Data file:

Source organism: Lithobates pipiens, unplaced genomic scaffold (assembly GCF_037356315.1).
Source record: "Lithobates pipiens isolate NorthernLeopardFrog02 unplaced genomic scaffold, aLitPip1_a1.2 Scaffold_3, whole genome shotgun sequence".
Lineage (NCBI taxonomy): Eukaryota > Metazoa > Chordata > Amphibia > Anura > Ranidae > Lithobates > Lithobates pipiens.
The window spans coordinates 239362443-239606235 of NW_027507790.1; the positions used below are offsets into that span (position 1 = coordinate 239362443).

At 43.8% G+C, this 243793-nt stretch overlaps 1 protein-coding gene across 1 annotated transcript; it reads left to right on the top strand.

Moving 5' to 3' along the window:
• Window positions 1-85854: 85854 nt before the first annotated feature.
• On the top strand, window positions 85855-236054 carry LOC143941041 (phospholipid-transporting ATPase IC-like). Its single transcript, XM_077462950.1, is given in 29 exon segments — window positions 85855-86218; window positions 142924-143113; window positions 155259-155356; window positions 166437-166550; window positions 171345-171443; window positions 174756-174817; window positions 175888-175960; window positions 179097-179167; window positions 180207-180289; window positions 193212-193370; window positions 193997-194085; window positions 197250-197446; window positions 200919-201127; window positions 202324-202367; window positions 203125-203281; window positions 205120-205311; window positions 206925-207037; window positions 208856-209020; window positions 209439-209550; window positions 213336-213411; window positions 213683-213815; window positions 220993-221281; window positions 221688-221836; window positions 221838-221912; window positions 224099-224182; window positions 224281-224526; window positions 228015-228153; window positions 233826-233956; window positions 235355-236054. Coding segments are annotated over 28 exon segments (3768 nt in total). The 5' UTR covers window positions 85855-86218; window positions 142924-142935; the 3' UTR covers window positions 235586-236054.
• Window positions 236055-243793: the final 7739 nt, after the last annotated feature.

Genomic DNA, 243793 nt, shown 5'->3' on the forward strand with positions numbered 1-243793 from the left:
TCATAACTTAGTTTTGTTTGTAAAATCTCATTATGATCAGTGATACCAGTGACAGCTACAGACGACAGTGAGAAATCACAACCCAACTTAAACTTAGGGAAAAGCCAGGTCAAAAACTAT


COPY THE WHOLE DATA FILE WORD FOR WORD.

Source organism: Lithobates pipiens, unplaced genomic scaffold (assembly GCF_037356315.1).
Source record: "Lithobates pipiens isolate NorthernLeopardFrog02 unplaced genomic scaffold, aLitPip1_a1.2 Scaffold_3, whole genome shotgun sequence".
Lineage (NCBI taxonomy): Eukaryota > Metazoa > Chordata > Amphibia > Anura > Ranidae > Lithobates > Lithobates pipiens.
The window spans coordinates 239362443-239606235 of NW_027507790.1; the positions used below are offsets into that span (position 1 = coordinate 239362443).

At 43.8% G+C, this 243793-nt stretch overlaps 1 protein-coding gene across 1 annotated transcript; it reads left to right on the top strand.

Moving 5' to 3' along the window:
• Window positions 1-85854: 85854 nt before the first annotated feature.
• On the top strand, window positions 85855-236054 carry LOC143941041 (phospholipid-transporting ATPase IC-like). Its single transcript, XM_077462950.1, is given in 29 exon segments — window positions 85855-86218; window positions 142924-143113; window positions 155259-155356; window positions 166437-166550; window positions 171345-171443; window positions 174756-174817; window positions 175888-175960; window positions 179097-179167; window positions 180207-180289; window positions 193212-193370; window positions 193997-194085; window positions 197250-197446; window positions 200919-201127; window positions 202324-202367; window positions 203125-203281; window positions 205120-205311; window positions 206925-207037; window positions 208856-209020; window positions 209439-209550; window positions 213336-213411; window positions 213683-213815; window positions 220993-221281; window positions 221688-221836; window positions 221838-221912; window positions 224099-224182; window positions 224281-224526; window positions 228015-228153; window positions 233826-233956; window positions 235355-236054. Coding segments are annotated over 28 exon segments (3768 nt in total). The 5' UTR covers window positions 85855-86218; window positions 142924-142935; the 3' UTR covers window positions 235586-236054.
• Window positions 236055-243793: the final 7739 nt, after the last annotated feature.

Genomic DNA, 243793 nt, shown 5'->3' on the forward strand with positions numbered 1-243793 from the left:
TCATAACTTAGTTTTGTTTGTAAAATCTCATTATGATCAGTGATACCAGTGACAGCTACAGACGACAGTGAGAAATCACAACCCAACTTAAACTTAGGGAAAAGCCAGGTCAAAAACTAT